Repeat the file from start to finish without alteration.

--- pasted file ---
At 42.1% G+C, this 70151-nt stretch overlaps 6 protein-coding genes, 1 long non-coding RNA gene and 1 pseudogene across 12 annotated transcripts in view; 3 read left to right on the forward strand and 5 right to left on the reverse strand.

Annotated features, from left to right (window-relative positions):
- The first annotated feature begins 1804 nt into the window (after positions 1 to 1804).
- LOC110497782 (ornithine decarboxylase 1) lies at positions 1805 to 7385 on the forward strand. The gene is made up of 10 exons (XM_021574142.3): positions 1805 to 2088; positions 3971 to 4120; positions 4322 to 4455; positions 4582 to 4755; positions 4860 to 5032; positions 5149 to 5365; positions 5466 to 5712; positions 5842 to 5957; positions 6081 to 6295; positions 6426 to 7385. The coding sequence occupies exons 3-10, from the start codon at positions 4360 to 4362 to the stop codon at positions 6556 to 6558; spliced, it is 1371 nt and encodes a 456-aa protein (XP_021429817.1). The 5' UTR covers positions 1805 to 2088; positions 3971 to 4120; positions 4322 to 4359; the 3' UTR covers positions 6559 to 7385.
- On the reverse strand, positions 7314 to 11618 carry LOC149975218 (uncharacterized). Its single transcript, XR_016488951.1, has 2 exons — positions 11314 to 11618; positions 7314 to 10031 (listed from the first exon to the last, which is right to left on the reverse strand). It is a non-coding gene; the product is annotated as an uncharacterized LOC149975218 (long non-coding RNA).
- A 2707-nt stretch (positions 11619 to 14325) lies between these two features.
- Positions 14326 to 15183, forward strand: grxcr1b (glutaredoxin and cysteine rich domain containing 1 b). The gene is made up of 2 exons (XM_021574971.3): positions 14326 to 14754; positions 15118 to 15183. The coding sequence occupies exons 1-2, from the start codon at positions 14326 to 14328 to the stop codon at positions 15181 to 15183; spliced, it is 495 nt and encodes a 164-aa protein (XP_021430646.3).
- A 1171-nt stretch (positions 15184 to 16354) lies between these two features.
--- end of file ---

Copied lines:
At 42.1% G+C, this 70151-nt stretch overlaps 6 protein-coding genes, 1 long non-coding RNA gene and 1 pseudogene across 12 annotated transcripts in view; 3 read left to right on the forward strand and 5 right to left on the reverse strand.

Annotated features, from left to right (window-relative positions):
- The first annotated feature begins 1804 nt into the window (after positions 1 to 1804).
- LOC110497782 (ornithine decarboxylase 1) lies at positions 1805 to 7385 on the forward strand. The gene is made up of 10 exons (XM_021574142.3): positions 1805 to 2088; positions 3971 to 4120; positions 4322 to 4455; positions 4582 to 4755; positions 4860 to 5032; positions 5149 to 5365; positions 5466 to 5712; positions 5842 to 5957; positions 6081 to 6295; positions 6426 to 7385. The coding sequence occupies exons 3-10, from the start codon at positions 4360 to 4362 to the stop codon at positions 6556 to 6558; spliced, it is 1371 nt and encodes a 456-aa protein (XP_021429817.1). The 5' UTR covers positions 1805 to 2088; positions 3971 to 4120; positions 4322 to 4359; the 3' UTR covers positions 6559 to 7385.
- On the reverse strand, positions 7314 to 11618 carry LOC149975218 (uncharacterized). Its single transcript, XR_016488951.1, has 2 exons — positions 11314 to 11618; positions 7314 to 10031 (listed from the first exon to the last, which is right to left on the reverse strand). It is a non-coding gene; the product is annotated as an uncharacterized LOC149975218 (long non-coding RNA).
- A 2707-nt stretch (positions 11619 to 14325) lies between these two features.
- Positions 14326 to 15183, forward strand: grxcr1b (glutaredoxin and cysteine rich domain containing 1 b). The gene is made up of 2 exons (XM_021574971.3): positions 14326 to 14754; positions 15118 to 15183. The coding sequence occupies exons 1-2, from the start codon at positions 14326 to 14328 to the stop codon at positions 15181 to 15183; spliced, it is 495 nt and encodes a 164-aa protein (XP_021430646.3).
- A 1171-nt stretch (positions 15184 to 16354) lies between these two features.